Every four years, presidential campaigns thrust China into the political limelight. The candidates seem to relish any opportunity to accuse their opponents of being "soft" on China and its human rights abuses. The campaign's intoxication with tough talk is often followed by a post-inauguration hangover, however, as the winner realizes the difficulty of finding solutions to a wide range of international challenges -- halting the spread of nuclear weapons, promoting economic growth, protecting the global environment, ensuring energy security -- without cooperation from the Chinese government. It is a Washington ritual that goes back to the country's 1949 founding and the debate over who lost China to the "immoral" and "godless" communists.
President Jimmy Carter is famed for injecting human rights issues more prominently into U.S. foreign policy, but when he normalized relations with Beijing in 1979, it was Republican candidate Ronald Reagan who seized the moral high ground, saying he "would not abandon friends and allies." (Ironically, Reagan went on to authorize the sale of advanced military hardware, including Blackhawk helicopters, to China's People's Liberation Army.) In the wake of the 1989 Tiananmen Square massacre, candidate Bill Clinton accused then President George H.W. Bush of coddling the "butchers of Beijing," and then promptly abandoned attempts to link trade and human rights after taking office.
But this year, the human rights element has largely been missing from the campaign. Even the dramatic case of blind human rights defender Cheng Guangcheng, who briefly thrust issues of rule of law and justice onto the U.S.-China agenda in April by fleeing into the U.S. Embassy in Beijing, has not inspired either candidate, beyond a brief attempt by Mitt Romney to politicize Chen's case. Compared with past campaigns, human rights in China have largely been an afterthought.
Both Romney and his opponent, President Barack Obama, had a chance to speak more comprehensively about China at their foreign-policy debate on Oct 22, but both punted. When moderator Bob Schieffer asked the candidates what kind of relationship they wanted to have with a rising China, Obama said China was both an "adversary" and also a "potential partner in the international community, if it's following the rules." The rules he referenced were those governing trade and freedom of navigation, not human rights. Romney, like Obama, struck a cooperative tone: "We can collaborate with them if they're willing to be responsible." But he too defined "responsible" only in terms of trade policy.
Neither candidate mentioned human rights, Tibet, Xinjiang, the Great Firewall, jailed Nobel Peace Prize winner and human rights activist Liu Xiaobo, China's support for Sudan, or China's obstruction of United Nations Security Council action on Syria. Neither named the leader of China, President Hu Jintao, or made reference to the leadership transition underway and what it might portend.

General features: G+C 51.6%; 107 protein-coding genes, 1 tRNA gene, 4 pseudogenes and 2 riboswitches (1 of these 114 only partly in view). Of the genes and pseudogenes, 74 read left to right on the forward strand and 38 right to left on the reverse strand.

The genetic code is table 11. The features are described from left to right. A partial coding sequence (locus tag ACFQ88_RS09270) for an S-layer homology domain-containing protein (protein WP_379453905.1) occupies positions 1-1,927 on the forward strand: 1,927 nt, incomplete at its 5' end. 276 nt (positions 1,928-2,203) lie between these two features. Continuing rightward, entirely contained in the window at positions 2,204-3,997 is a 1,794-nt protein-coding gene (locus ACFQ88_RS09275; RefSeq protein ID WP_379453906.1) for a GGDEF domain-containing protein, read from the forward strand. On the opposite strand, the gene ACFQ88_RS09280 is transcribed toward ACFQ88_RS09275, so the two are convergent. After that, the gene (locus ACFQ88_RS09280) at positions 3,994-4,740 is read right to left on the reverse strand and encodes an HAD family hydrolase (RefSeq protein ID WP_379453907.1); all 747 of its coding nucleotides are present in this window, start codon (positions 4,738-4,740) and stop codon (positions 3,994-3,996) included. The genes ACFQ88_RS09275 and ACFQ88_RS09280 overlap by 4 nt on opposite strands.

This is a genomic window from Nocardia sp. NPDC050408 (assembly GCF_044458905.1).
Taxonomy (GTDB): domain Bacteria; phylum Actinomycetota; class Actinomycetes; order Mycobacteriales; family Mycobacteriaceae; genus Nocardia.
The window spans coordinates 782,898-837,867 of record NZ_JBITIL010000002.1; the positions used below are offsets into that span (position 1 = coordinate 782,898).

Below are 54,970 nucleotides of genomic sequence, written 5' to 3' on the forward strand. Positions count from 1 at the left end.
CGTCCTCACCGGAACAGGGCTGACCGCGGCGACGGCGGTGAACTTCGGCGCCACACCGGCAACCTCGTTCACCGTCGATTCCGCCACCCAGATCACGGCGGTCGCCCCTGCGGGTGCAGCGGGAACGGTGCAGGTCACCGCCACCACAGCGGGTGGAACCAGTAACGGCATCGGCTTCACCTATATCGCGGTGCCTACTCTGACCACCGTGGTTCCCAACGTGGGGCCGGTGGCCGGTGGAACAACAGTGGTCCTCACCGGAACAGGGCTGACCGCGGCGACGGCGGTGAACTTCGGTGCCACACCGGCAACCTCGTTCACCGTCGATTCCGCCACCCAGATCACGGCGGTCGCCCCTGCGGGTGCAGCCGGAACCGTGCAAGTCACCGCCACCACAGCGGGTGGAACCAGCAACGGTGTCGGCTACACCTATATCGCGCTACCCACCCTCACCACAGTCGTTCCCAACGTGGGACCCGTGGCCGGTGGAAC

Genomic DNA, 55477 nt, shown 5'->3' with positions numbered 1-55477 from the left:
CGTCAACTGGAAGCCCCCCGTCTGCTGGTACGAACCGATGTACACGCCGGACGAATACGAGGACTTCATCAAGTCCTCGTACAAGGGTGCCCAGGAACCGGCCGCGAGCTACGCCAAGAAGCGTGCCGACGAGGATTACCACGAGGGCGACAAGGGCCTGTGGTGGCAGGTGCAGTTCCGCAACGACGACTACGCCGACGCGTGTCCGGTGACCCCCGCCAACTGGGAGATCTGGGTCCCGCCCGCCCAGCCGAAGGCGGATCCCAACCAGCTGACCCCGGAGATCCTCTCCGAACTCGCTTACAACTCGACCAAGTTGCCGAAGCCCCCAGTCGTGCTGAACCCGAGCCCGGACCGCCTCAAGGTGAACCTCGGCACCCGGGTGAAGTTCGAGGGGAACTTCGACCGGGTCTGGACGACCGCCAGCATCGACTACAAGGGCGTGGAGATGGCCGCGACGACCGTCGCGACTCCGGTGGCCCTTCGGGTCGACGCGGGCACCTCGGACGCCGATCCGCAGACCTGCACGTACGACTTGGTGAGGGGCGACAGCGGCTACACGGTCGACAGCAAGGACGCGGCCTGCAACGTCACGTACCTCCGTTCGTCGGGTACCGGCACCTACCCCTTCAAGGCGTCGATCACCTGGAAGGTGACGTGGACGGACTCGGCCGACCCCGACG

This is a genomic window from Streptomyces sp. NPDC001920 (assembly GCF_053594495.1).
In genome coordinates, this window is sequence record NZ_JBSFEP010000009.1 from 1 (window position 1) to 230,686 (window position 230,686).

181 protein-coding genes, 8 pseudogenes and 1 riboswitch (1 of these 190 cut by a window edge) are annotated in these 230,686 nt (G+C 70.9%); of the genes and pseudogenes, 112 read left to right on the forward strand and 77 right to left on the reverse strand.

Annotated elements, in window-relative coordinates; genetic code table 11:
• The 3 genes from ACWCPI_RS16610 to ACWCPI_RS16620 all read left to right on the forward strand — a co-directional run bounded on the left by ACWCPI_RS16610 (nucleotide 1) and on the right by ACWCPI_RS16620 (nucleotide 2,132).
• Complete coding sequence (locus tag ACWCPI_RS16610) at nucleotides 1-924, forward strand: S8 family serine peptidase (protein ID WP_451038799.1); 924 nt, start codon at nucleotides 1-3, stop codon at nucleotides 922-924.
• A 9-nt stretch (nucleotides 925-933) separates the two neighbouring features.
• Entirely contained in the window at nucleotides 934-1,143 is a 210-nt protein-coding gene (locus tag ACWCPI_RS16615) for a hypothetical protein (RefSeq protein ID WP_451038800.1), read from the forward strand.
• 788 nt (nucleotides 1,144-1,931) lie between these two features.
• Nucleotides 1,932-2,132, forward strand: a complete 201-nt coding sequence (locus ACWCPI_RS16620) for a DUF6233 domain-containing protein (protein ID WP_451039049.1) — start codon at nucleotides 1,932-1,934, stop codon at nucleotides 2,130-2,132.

China has been present in the campaign, but mostly in one dimension: trade. Obama fired a salvo in this year's State of the Union Address, noting that his administration had brought trade cases against China at nearly twice the rate of the previous administration. The president also announced the creation of a Trade Enforcement Unit to investigate "unfair trading practices in countries like China."
Romney countered with a February 2012 op-ed in the Wall Street Journal, arguing that the United States should, "directly counter abusive Chinese practices in the areas of trade, intellectual property, and currency valuation." He promised to designate China a "currency manipulator" on the first day of his presidency, and also pledged to beef up U.S. military forces in the Pacific to "guarantee the region remains open for cooperative trade. Romney did briefly mention China's human rights record in his op-ed, but offered no specifics on how his administration would support Chinese dissidents, or how his approach would differ from Obama's.
China might now be powerful enough that both candidates are reluctant to raise human rights issues for fear of it withholding cooperation in other areas. In February 2009, on her first trip abroad, Secretary of State Hillary Clinton said about issues like Taiwan, Tibet, and human rights that "Successive administrations and Chinese governments have been poised back and forth on these issues, and we have to continue to press them. But our pressing on those issues can't interfere with the global economic crisis, the global climate change crisis, and the security crisis."